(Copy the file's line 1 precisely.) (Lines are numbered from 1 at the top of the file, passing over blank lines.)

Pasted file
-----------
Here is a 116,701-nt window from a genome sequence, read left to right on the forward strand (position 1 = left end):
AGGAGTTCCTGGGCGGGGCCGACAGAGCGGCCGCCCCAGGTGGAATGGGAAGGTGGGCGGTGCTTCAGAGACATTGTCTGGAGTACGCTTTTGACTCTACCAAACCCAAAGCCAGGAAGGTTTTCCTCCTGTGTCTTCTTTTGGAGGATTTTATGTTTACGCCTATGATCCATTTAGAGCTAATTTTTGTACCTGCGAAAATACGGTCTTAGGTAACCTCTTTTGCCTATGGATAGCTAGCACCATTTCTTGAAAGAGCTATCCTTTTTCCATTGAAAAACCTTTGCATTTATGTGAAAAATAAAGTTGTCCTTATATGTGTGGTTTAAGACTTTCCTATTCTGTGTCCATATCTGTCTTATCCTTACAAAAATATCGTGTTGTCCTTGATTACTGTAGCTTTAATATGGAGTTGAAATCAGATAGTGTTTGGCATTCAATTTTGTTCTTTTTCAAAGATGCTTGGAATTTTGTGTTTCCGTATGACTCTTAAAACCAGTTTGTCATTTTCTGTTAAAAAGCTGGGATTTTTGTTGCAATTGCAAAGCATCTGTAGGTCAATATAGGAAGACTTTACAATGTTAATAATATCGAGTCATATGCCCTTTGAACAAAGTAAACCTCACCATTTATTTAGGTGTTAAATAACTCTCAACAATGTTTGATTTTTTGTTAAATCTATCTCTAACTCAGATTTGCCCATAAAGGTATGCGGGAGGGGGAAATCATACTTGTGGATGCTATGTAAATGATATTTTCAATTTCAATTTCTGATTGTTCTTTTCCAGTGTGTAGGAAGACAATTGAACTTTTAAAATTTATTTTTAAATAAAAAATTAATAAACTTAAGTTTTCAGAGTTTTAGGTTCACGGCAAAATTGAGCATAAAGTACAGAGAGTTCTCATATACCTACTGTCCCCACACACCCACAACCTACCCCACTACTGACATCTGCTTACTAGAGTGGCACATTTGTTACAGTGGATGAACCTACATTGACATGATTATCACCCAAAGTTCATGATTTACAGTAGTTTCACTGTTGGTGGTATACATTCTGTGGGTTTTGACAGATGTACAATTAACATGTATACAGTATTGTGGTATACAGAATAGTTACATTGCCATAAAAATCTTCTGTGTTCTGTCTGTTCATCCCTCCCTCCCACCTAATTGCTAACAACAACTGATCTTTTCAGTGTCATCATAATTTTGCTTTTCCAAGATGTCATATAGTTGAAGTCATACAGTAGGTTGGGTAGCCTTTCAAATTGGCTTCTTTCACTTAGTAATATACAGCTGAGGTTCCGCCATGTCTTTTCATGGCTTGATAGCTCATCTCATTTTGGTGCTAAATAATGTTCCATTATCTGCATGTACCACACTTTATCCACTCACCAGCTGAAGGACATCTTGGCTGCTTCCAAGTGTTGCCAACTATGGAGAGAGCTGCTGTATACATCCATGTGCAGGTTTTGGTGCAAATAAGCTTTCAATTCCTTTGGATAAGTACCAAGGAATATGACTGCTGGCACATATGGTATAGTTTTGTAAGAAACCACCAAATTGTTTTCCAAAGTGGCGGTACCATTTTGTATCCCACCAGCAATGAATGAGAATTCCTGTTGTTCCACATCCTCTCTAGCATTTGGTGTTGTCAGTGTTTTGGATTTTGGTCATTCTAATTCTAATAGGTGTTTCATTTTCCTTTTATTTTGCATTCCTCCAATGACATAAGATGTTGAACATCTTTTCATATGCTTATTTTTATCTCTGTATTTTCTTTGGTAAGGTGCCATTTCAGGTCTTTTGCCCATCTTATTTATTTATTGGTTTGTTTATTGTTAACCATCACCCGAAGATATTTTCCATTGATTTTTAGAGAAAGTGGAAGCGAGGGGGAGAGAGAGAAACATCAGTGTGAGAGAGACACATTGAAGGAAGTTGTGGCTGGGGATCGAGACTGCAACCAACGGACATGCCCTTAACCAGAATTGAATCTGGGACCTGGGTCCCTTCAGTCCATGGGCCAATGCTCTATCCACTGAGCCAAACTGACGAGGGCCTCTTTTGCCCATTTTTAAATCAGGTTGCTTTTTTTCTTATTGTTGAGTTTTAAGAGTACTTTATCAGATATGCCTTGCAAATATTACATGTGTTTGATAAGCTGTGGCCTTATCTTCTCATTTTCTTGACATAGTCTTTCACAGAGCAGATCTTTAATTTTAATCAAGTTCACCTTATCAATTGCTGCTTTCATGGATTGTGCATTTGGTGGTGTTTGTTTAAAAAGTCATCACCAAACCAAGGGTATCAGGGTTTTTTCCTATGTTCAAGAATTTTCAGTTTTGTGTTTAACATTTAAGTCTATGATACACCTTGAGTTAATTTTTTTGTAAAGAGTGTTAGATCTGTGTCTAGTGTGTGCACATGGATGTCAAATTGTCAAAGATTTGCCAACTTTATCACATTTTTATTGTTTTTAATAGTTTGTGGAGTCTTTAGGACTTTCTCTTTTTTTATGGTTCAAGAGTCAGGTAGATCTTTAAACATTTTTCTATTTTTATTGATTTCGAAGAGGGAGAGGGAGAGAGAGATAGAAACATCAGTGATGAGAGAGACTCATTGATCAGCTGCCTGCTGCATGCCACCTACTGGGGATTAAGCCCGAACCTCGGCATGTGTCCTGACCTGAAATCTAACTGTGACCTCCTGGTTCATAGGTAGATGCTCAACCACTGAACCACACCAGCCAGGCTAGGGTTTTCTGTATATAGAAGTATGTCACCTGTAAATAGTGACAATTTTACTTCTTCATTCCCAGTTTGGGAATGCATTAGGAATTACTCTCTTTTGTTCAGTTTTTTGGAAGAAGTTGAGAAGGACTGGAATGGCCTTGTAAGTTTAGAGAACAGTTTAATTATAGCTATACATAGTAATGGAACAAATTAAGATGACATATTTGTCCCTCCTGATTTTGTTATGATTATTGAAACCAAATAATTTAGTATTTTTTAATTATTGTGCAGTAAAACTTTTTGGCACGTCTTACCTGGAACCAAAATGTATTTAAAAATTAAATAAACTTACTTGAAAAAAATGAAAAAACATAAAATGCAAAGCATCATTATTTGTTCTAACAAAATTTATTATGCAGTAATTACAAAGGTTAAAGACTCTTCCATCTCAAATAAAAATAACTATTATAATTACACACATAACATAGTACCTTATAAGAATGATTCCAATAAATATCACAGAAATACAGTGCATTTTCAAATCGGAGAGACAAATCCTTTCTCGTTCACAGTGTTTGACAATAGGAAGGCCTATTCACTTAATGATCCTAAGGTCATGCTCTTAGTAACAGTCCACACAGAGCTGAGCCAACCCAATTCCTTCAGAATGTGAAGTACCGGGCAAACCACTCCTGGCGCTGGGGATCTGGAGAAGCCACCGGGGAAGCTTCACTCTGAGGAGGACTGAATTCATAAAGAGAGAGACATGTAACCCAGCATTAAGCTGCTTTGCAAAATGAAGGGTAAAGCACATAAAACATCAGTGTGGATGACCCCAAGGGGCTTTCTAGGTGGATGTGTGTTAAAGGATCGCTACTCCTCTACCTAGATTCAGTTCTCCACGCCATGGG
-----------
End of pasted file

Here is a 116,701-nt window from a genome sequence, read left to right on the forward strand (position 1 = left end):